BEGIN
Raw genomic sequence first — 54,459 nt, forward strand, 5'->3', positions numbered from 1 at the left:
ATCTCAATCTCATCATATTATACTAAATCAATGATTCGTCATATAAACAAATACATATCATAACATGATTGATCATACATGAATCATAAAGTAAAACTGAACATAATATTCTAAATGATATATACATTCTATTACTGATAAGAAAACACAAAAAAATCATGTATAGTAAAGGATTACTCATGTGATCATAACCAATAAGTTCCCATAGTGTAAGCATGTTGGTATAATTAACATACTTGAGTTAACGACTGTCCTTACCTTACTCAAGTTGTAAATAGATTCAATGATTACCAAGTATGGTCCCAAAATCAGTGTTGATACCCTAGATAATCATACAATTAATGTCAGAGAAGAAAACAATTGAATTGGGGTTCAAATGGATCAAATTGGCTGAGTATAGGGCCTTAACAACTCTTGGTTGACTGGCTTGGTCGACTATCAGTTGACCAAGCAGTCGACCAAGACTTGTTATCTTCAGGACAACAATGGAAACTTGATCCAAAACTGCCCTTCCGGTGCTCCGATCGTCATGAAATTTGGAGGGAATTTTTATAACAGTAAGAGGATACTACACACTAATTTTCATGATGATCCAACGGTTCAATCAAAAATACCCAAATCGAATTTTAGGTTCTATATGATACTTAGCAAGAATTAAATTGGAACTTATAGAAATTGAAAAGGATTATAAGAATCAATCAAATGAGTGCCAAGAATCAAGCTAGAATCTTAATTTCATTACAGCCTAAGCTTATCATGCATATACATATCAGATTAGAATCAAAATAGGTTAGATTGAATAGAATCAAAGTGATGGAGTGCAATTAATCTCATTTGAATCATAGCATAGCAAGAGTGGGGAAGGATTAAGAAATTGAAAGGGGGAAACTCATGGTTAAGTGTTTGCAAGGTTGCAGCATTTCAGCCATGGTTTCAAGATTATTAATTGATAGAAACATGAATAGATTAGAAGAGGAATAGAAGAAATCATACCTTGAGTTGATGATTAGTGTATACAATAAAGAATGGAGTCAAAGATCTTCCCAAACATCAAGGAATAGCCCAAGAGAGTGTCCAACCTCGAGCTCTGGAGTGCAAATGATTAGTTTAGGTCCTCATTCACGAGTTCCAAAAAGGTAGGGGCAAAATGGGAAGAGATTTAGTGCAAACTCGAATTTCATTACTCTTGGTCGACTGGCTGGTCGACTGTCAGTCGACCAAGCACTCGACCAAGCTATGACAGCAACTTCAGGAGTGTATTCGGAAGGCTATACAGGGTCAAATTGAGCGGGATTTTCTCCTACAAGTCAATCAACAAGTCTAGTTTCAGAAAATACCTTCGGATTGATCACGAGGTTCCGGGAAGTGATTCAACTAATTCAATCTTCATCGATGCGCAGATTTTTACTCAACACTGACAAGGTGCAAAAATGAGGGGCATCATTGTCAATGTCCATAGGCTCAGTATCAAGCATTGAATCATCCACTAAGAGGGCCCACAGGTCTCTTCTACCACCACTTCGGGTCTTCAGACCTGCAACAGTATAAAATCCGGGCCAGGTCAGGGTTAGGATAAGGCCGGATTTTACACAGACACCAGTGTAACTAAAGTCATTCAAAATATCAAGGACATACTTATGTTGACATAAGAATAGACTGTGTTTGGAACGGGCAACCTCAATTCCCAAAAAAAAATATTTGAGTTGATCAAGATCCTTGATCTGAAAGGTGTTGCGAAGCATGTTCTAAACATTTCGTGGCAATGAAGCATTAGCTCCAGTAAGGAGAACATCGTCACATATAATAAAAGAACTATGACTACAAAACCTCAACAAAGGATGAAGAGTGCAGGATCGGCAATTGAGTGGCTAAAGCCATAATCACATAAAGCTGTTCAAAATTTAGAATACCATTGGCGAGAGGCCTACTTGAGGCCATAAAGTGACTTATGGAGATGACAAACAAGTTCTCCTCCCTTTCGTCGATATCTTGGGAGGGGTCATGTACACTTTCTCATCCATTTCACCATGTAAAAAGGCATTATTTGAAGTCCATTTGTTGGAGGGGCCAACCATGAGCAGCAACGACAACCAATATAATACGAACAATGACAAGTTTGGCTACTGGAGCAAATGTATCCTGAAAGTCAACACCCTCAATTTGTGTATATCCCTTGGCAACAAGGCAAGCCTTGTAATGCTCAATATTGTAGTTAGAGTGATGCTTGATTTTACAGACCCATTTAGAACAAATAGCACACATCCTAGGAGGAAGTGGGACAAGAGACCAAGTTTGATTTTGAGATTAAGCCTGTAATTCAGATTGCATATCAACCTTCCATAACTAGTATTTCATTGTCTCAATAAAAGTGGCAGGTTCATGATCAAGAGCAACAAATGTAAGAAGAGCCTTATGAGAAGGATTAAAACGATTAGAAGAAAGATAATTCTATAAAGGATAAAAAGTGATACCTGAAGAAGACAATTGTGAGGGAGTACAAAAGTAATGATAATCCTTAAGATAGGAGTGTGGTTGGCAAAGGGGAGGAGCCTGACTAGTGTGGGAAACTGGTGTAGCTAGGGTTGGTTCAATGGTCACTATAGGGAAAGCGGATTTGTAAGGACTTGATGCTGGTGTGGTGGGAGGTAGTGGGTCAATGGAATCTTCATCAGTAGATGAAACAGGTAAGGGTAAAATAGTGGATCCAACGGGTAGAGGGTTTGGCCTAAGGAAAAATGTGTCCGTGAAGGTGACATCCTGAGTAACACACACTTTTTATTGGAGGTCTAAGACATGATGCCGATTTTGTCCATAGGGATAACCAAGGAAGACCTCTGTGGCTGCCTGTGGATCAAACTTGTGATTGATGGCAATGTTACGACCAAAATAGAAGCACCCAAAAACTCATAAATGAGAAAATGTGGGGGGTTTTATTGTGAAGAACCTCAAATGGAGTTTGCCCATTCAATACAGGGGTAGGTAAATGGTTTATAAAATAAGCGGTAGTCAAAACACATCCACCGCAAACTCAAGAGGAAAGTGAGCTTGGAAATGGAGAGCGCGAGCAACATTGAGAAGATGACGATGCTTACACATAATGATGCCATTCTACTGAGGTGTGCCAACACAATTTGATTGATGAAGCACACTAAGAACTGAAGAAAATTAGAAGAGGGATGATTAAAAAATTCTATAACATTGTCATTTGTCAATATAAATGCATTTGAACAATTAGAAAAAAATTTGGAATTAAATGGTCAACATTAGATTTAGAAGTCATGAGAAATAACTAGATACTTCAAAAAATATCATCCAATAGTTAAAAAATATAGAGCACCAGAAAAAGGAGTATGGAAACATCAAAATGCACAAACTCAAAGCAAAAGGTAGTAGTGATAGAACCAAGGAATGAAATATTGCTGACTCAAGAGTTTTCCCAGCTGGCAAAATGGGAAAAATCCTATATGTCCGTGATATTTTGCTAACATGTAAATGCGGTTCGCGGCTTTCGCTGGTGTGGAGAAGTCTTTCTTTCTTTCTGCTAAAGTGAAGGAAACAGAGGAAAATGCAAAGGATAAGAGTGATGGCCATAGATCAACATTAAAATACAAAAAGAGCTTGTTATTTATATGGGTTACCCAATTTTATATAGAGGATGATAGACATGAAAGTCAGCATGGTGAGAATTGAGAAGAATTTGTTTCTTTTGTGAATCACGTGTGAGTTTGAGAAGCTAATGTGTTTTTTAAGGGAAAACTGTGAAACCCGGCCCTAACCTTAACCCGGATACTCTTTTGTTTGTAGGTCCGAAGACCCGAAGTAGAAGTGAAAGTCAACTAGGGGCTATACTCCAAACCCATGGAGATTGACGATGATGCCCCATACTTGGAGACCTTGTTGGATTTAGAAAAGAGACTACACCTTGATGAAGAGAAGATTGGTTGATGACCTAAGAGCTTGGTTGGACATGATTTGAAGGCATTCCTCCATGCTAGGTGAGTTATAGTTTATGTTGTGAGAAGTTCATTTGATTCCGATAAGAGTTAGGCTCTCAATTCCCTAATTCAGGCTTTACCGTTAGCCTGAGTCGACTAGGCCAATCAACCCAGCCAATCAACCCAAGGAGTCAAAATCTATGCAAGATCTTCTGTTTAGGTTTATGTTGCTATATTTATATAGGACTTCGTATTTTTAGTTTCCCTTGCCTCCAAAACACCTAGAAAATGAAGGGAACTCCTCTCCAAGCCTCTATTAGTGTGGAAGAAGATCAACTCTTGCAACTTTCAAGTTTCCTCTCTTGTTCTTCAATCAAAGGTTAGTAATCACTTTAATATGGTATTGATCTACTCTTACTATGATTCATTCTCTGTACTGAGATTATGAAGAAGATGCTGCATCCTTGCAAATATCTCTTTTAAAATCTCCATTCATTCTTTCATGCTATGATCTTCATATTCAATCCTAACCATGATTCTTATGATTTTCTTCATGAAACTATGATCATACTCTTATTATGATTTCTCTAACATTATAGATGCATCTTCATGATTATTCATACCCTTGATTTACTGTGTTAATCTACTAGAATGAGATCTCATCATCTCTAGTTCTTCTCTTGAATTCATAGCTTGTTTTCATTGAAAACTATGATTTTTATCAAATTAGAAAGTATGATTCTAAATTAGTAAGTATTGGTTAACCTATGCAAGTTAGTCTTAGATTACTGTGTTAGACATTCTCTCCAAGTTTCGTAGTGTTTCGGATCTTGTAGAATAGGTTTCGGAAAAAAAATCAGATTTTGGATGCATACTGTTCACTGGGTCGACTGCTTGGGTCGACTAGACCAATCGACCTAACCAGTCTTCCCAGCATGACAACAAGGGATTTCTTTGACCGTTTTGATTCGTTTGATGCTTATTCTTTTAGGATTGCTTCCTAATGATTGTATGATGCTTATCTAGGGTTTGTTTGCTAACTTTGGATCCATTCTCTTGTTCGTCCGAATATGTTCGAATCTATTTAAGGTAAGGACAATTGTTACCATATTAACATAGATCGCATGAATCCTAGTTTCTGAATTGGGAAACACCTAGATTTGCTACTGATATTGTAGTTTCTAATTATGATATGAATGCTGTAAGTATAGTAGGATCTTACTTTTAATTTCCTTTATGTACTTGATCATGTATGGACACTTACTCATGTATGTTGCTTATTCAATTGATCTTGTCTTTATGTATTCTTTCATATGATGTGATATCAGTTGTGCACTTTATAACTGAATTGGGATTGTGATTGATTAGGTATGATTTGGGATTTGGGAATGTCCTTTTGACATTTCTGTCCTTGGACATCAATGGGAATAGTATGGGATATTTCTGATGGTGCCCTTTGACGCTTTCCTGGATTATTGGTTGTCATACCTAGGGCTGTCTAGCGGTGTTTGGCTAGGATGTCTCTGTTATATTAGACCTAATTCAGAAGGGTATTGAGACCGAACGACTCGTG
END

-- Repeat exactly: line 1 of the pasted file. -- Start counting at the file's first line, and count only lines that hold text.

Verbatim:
Raw genomic sequence first — 54,459 nt, forward strand, 5'->3', positions numbered from 1 at the left: